The issuance of $13 million in bonds will enable the Toledo Zoo to get moving on its African-themed exhibit, the largest and most costly it's ever undertaken. The exhibit, on the west side of the Anthony Wayne Trail, will have six giraffes, impalas, kudus, cranes, vultures, and ostriches along with a new cheetah exhibit.
The Toledo Zoo intends to jumpstart construction of its African-themed exhibit - the largest and most costly it has ever undertaken - by issuing $13 million in bonds.
Waymon Usher, economic development director for Lucas County, told county commissioners yesterday the zoo soon will ask them to allow the bonds to be sold.
Bill Dennler, executive director of the zoo, said the exhibit will include six giraffes, a herd of impalas, kudus (a large antelope with horns), cranes, vultures, and ostriches. A cheetah exhibit will be built to replace the old one.
The $20 million project will sit on a 4.5-acre site on the west side of the Anthony Wayne Trail near the zoo's polar bear exhibit.
“I'm really excited about this,” Mr. Dennler said. “This will complete the other side of the zoo, and it allows us to bring species back that we don't have here anymore and to exhibit them as a group.”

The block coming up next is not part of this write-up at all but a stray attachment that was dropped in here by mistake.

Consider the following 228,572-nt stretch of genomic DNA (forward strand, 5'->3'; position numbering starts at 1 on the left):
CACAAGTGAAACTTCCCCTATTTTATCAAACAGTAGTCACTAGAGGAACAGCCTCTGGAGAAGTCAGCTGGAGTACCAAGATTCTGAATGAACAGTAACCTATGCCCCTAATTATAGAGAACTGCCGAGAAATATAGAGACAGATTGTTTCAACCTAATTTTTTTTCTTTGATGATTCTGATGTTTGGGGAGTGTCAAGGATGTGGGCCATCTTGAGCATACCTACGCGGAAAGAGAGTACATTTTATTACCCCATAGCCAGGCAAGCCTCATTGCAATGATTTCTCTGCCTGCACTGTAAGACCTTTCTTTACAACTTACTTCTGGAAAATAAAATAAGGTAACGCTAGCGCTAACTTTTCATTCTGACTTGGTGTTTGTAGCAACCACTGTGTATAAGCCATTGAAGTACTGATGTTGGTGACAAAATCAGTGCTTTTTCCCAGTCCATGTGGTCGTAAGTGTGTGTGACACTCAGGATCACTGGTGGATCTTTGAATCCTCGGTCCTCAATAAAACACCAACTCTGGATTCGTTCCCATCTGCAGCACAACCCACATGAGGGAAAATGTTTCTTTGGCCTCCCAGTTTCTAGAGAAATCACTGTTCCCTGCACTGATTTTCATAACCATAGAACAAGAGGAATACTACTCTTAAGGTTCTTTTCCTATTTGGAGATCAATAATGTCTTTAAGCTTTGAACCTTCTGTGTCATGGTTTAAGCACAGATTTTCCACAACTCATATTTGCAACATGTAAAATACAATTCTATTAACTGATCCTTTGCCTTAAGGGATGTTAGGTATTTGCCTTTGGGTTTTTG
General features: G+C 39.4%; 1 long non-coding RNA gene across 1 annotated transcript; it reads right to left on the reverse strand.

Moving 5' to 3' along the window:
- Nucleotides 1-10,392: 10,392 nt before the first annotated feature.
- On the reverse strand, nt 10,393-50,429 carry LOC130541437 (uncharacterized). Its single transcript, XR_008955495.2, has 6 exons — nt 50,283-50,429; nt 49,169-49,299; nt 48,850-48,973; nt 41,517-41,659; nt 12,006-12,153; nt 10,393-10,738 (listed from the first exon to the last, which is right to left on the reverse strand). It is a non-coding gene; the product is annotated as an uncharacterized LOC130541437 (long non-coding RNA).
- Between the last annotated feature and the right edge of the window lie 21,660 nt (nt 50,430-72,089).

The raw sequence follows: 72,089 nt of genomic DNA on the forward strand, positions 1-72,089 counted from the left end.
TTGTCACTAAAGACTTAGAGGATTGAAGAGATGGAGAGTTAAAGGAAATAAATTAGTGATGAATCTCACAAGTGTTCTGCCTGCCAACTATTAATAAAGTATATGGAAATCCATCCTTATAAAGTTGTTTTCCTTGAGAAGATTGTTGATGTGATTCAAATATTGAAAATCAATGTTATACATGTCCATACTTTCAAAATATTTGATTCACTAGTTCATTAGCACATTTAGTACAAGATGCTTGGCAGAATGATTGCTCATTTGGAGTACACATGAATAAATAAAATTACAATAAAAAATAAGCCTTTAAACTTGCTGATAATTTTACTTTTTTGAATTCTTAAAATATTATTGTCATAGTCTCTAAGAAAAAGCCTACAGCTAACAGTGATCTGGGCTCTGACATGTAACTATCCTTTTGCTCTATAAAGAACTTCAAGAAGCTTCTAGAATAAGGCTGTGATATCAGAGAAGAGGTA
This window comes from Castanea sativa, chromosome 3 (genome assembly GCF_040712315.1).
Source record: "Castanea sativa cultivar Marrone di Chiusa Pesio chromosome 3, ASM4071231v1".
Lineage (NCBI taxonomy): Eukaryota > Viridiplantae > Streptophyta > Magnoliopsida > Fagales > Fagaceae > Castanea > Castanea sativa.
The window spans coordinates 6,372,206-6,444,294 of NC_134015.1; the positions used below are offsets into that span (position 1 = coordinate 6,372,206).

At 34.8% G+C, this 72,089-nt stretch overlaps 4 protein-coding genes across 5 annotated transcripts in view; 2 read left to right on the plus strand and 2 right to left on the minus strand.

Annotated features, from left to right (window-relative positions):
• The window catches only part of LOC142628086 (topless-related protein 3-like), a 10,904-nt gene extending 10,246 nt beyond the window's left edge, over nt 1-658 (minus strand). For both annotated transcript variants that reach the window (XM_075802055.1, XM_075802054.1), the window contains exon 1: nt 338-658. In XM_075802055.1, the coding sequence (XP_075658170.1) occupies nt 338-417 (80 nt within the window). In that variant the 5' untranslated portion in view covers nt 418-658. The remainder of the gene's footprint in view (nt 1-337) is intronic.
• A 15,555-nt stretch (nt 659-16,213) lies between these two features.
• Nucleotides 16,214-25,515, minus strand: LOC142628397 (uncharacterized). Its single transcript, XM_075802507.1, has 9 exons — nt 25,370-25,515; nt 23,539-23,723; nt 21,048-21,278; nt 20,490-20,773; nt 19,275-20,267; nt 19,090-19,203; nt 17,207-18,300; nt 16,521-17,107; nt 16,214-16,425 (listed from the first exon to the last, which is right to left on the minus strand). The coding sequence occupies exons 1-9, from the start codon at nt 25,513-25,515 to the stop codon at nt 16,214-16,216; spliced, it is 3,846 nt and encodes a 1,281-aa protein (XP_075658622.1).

The county has to approve the issuance of the bonds even though no county money is at stake. The bonds will be covered by a 10-year, $54 million levy the zoo receives.
The bond sale shouldresult in an infusion of cash that might allow the project to be completed by spring or summer of 2004.
“This is going to allow us to build Africa now rather than four years from now,” Mr. Dennler said.
Apart from the bond money, the rest of the costs will be covered from zoo revenue, levy income, and private donations.
As part of the project, the zoo's train will be moved across the street. Mr. Dennler said the rides will be longer and will feature educational talks about the animals in the Africa exhibit.
“We're going to create a totally different train experience,” Mr. Dennler said.
The site will include a carousel that will have handcrafted African animals, which are being built in Mansfield, Ohio.
Zoo spokeswoman Andi Norman said the site will be more open than patrons are used to and continues the trend away from barred exhibits.
“We're getting away from seeing animals in cages,” she said.
The 10-year plan, which is due to be finished by 2005, has included the construction of such things as the Arctic exhibit, a bridge across the Trail, a plaza, and a wolf exhibit that hasn't opened yet.
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